Fish-Counter Sting Operation Suggests Illegal Mercury Levels May Be Widespread

>There's something fishy in our fish: mercury. A California-based campaign called Got Mercury? has revealed high levels of methylmercury in several kinds of fish, GOOD reports, often well above federal limits. Mercury in seafood has long posed risks, especially to pregnant women, and comes from pollution. Although the exact level at which mercury becomes dangerous remains a source of debate, the news does not bode well, especially for the swordfish-lovers among us:

The campaign explains that they "randomly selected 41 grocery stores in California to purchase fresh and frozen samples of swordfish, ahi tuna or yellowfin tuna, and salmon," which they then submitted to laboratory analysis. Their findings include the startling fact that more than a third of the grocery store fish studied had levels of methylmercury in excess of the the FDA do-not-sell limit of 1 part per million, with swordfish being by far the worst offender. In fact, only 6 of the 32 swordfish samples analyzed came in below 1 part per million, and one fish, purchased at a Ralph's in Los Angeles, had 3 parts per million.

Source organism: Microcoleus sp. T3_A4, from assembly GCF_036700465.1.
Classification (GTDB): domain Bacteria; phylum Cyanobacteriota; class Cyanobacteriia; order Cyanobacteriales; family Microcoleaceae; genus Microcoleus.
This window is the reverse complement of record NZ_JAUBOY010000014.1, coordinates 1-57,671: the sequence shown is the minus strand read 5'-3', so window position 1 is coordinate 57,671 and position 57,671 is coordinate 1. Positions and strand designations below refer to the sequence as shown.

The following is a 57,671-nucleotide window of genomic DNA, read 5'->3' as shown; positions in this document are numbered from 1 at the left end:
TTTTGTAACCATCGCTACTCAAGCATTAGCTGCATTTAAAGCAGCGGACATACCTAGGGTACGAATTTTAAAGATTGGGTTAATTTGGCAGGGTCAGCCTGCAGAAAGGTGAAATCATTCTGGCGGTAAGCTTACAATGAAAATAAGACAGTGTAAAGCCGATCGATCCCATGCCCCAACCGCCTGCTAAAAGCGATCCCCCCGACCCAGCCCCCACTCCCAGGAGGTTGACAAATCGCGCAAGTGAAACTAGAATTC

Full details on where each sample was purchased and how it fared during testing are available in Got Mercury?'s "Operation Safe Seafood" report [PDF], which also includes a list of recommended next steps for both legislators and individual consumers, as well as the link for a handy app that helps you calculate your mercury exposure.

Read the full story at GOOD.

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John Hendel is a writer based in Washington, DC, and a former producer at The Atlantic.

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